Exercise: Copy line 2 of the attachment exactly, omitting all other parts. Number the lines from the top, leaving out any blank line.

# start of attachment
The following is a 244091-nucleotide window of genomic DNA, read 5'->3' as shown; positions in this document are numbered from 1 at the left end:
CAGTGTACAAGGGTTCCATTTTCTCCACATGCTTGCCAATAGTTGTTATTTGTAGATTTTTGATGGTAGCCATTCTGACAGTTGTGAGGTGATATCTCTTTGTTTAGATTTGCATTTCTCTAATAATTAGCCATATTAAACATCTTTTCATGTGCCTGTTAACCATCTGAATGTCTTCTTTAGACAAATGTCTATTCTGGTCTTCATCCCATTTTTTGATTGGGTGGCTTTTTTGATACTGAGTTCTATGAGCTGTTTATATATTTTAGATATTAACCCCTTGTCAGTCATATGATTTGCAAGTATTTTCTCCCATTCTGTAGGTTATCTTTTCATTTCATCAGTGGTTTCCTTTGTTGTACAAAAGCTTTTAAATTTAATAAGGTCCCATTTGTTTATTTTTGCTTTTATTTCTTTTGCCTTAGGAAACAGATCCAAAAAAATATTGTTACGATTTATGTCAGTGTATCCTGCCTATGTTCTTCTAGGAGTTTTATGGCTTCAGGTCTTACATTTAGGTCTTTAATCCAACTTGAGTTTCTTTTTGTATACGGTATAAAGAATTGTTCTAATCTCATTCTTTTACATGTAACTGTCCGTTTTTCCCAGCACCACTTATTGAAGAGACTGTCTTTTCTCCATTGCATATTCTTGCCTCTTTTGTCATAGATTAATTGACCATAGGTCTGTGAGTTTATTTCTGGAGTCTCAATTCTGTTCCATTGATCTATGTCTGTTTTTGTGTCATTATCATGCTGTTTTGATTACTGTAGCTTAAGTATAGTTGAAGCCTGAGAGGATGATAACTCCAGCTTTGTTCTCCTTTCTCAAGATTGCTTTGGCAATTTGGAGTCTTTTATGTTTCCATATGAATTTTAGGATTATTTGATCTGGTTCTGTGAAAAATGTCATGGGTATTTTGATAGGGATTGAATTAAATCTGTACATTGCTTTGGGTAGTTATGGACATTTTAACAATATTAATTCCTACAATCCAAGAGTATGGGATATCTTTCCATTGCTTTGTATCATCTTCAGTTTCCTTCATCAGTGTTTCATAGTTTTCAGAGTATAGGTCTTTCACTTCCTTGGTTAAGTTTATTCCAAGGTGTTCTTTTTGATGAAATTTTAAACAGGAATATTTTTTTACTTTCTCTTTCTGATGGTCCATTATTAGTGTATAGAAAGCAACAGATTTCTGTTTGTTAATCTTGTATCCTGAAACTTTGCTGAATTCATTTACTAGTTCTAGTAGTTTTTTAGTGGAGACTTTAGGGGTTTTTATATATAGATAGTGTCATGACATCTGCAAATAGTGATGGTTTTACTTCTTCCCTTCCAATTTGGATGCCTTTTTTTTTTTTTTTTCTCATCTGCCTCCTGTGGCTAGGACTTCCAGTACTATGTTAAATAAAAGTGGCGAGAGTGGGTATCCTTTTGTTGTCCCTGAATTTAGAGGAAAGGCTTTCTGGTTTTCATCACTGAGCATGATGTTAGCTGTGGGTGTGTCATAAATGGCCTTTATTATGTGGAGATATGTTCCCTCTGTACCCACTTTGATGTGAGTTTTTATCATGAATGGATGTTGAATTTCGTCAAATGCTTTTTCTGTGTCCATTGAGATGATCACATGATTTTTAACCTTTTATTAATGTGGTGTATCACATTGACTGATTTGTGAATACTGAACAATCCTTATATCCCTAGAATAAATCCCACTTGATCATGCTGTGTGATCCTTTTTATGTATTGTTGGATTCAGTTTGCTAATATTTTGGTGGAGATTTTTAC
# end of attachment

CAGTGTACAAGGGTTCCATTTTCTCCACATGCTTGCCAATAGTTGTTATTTGTAGATTTTTGATGGTAGCCATTCTGACAGTTGTGAGGTGATATCTCTTTGTTTAGATTTGCATTTCTCTAATAATTAGCCATATTAAACATCTTTTCATGTGCCTGTTAACCATCTGAATGTCTTCTTTAGACAAATGTCTATTCTGGTCTTCATCCCATTTTTTGATTGGGTGGCTTTTTTGATACTGAGTTCTATGAGCTGTTTATATATTTTAGATATTAACCCCTTGTCAGTCATATGATTTGCAAGTATTTTCTCCCATTCTGTAGGTTATCTTTTCATTTCATCAGTGGTTTCCTTTGTTGTACAAAAGCTTTTAAATTTAATAAGGTCCCATTTGTTTATTTTTGCTTTTATTTCTTTTGCCTTAGGAAACAGATCCAAAAAAATATTGTTACGATTTATGTCAGTGTATCCTGCCTATGTTCTTCTAGGAGTTTTATGGCTTCAGGTCTTACATTTAGGTCTTTAATCCAACTTGAGTTTCTTTTTGTATACGGTATAAAGAATTGTTCTAATCTCATTCTTTTACATGTAACTGTCCGTTTTTCCCAGCACCACTTATTGAAGAGACTGTCTTTTCTCCATTGCATATTCTTGCCTCTTTTGTCATAGATTAATTGACCATAGGTCTGTGAGTTTATTTCTGGAGTCTCAATTCTGTTCCATTGATCTATGTCTGTTTTTGTGTCATTATCATGCTGTTTTGATTACTGTAGCTTAAGTATAGTTGAAGCCTGAGAGGATGATAACTCCAGCTTTGTTCTCCTTTCTCAAGATTGCTTTGGCAATTTGGAGTCTTTTATGTTTCCATATGAATTTTAGGATTATTTGATCTGGTTCTGTGAAAAATGTCATGGGTATTTTGATAGGGATTGAATTAAATCTGTACATTGCTTTGGGTAGTTATGGACATTTTAACAATATTAATTCCTACAATCCAAGAGTATGGGATATCTTTCCATTGCTTTGTATCATCTTCAGTTTCCTTCATCAGTGTTTCATAGTTTTCAGAGTATAGGTCTTTCACTTCCTTGGTTAAGTTTATTCCAAGGTGTTCTTTTTGATGAAATTTTAAACAGGAATATTTTTTTACTTTCTCTTTCTGATGGTCCATTATTAGTGTATAGAAAGCAACAGATTTCTGTTTGTTAATCTTGTATCCTGAAACTTTGCTGAATTCATTTACTAGTTCTAGTAGTTTTTTAGTGGAGACTTTAGGGGTTTTTATATATAGATAGTGTCATGACATCTGCAAATAGTGATGGTTTTACTTCTTCCCTTCCAATTTGGATGCCTTTTTTTTTTTTTTTTCTCATCTGCCTCCTGTGGCTAGGACTTCCAGTACTATGTTAAATAAAAGTGGCGAGAGTGGGTATCCTTTTGTTGTCCCTGAATTTAGAGGAAAGGCTTTCTGGTTTTCATCACTGAGCATGATGTTAGCTGTGGGTGTGTCATAAATGGCCTTTATTATGTGGAGATATGTTCCCTCTGTACCCACTTTGATGTGAGTTTTTATCATGAATGGATGTTGAATTTCGTCAAATGCTTTTTCTGTGTCCATTGAGATGATCACATGATTTTTAACCTTTTATTAATGTGGTGTATCACATTGACTGATTTGTGAATACTGAACAATCCTTATATCCCTAGAATAAATCCCACTTGATCATGCTGTGTGATCCTTTTTATGTATTGTTGGATTCAGTTTGCTAATATTTTGGTGGAGATTTTTAC